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United States Department of Agriculture

Agricultural Research Service

Research Project: CONSERVATION AND UTILIZATION OF MAIZE GENETIC STOCKS
2013 Annual Report


1a.Objectives (from AD-416):
1) Efficiently and effectively conserve and distribute a comprehensive assemblage of maize genetic stocks and associated information to maize researchers and breeders worldwide. 2) Strategically genotype and phenotype maize genetic stocks for priority traits, and incorporate genotypic and phenotypic data into MaizeGDB, GRIN, and/or other databases.


1b.Approach (from AD-416):
Our mission is to make natural and induced allelic and chromosomal variations available to the scientific community and to make information about the mutant collection available to researchers. The National Plant Germplasm System provides support to selected genetic stock centers having genetic resources of value to U.S. agricultural interests. The Maize Genetics Cooperation - Stock Center maintains important accessions of morphological and physiological markers, aneuploid material, translocations and inversions that are important tools in biological research. This project will increase the value of the stock collection as genetic tools and confirm the status of novel mutants discovered. Maize mutants have historically been used in gene discovery and will continue to be used in this way. New mapping tools in our collection will allow easier identification of genomic sequence underlying a phenotype. More recently, novel genes are being identified purely by sequence analyses. This will excel in the next few years with the release of the maize genome sequence. Identification of the functions for these newly identified genes can be determined by researchers with reverse genetics resources in our collection.


3.Progress Report:
69,800 seed samples have been supplied in response to 1,746 requests. These include 541 requests received from 28 foreign countries. Characterization of stocks by allele testing. This is useful to determine if traits of uncharacterized stocks are allelic to known genes, or if they are novel traits. We conducted allelism tests of several categories of mutants with similar phenotype or chromosome location. We further characterized a system of maize aleurone color enhancers and published a paper on the results. Further characterization of new corn mutants. It is useful to determine if traits of these mutants are due to defects in known genes, or if they are novel traits. We conducted tests on several categories of mutants with similar effects on the corn plant and/or found to be located in a similar position on a chromosome. We identified additional mutant variants of five genes. We have characterized additional variants of regulatory genes that function to enhance kernel color. These genes regulate pigment synthesis in the corn kernel. Identification of a marker useful for selecting maize haploids (contains half the normal number of chromosomes; a doubled-haploid is a much more efficient way to create new inbred lines). We have characterized dominant yellow-green corn seedling/plant mutants. Most were found to be lethal as homozygotes (when made true-breeding), but one was completely viable and expresses well in both early seedlings and adult plants and would be easily scorable in selecting for haploids. The dominant yellow-green gene will be of interest in understanding plant metabolism (e.g., photosynthesis). Its use in haploid selection will allow more efficient breeding to develop new inbred lines. These studies will enhance maize biological research and lead to agronomic improvements in this crop plant.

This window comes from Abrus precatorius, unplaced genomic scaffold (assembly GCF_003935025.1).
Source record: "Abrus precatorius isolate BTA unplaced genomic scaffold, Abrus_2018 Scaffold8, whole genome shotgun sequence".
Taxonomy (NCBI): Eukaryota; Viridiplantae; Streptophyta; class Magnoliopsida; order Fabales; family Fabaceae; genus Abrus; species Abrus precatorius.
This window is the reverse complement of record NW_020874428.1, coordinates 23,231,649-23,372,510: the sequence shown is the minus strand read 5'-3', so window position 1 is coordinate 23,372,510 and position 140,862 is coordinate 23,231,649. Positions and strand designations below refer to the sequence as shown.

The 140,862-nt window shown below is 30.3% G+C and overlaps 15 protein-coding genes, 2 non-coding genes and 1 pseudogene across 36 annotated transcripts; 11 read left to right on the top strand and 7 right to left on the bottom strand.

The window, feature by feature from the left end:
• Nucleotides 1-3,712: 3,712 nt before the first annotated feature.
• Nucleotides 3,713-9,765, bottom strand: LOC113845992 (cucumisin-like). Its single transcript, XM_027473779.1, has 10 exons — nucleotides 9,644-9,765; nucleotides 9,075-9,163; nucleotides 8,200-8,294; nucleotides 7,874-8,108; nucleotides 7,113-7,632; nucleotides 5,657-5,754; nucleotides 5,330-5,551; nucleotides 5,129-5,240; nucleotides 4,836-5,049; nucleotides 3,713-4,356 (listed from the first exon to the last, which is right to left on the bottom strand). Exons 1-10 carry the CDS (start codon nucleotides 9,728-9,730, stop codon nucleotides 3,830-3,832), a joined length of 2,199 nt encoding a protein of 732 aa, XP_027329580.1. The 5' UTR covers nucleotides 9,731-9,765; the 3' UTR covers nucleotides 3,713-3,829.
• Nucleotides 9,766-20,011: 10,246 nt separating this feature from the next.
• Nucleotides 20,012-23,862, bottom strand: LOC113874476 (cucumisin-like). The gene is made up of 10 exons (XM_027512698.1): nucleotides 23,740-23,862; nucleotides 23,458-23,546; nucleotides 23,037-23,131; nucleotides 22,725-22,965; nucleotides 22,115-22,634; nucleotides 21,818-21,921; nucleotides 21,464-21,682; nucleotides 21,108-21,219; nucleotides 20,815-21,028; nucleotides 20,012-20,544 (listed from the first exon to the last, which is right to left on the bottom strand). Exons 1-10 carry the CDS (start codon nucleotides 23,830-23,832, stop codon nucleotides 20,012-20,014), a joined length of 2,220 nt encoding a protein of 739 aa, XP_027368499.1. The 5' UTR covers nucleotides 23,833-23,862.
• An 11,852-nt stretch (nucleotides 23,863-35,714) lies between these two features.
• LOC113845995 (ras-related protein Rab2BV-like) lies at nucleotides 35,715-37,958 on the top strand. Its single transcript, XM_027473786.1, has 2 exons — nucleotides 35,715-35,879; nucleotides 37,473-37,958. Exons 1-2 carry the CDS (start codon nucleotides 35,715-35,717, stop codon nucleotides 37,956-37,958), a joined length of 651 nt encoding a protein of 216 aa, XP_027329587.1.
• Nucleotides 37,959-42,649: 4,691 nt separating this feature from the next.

4.Accomplishments
1. Characterization of stocks by allele testing. This is useful to determine if traits of uncharacterized stocks are allelic to known genes, or if they are novel traits. We conducted allelism tests of several categories of mutants with similar phenotype or chromosome location. This will enhance maize biological research and lead to agronomic improvements in this crop plant.

2. Further characterization of new corn mutants. It is useful to determine if traits of these mutants are due to defects in known genes, or if they are novel traits. We conducted tests on several categories of mutants with similar effects on the corn plant and/or found to be located in a similar position on a chromosome. We identified additional mutant variants of five genes. We have characterized additional variants of regulatory genes that function to enhance kernel color. These genes regulate pigment synthesis in the corn kernel. This will enhance corn biological research and lead to agronomic improvements in this crop plant.

3. Identification of a marker useful for selecting maize haploids. We have characterized dominant yellow-green corn seedling/plant mutants. Most were found to be lethal as homozygotes (when made true-breeding), but one was completely viable and expresses well in both early seedlings and adult plants and would be easily scorable in selecting for haploids. The dominant yellow-green gene will be of interest in understanding plant metabolism (e.g., photosynthesis). Its use in haploid selection will allow more efficient breeding to develop new inbred lines. This will enhance corn biological and agricultural research by giving us a greater understanding of metabolism and useful tools to enhance breeding.


Last Modified: 12/19/2014
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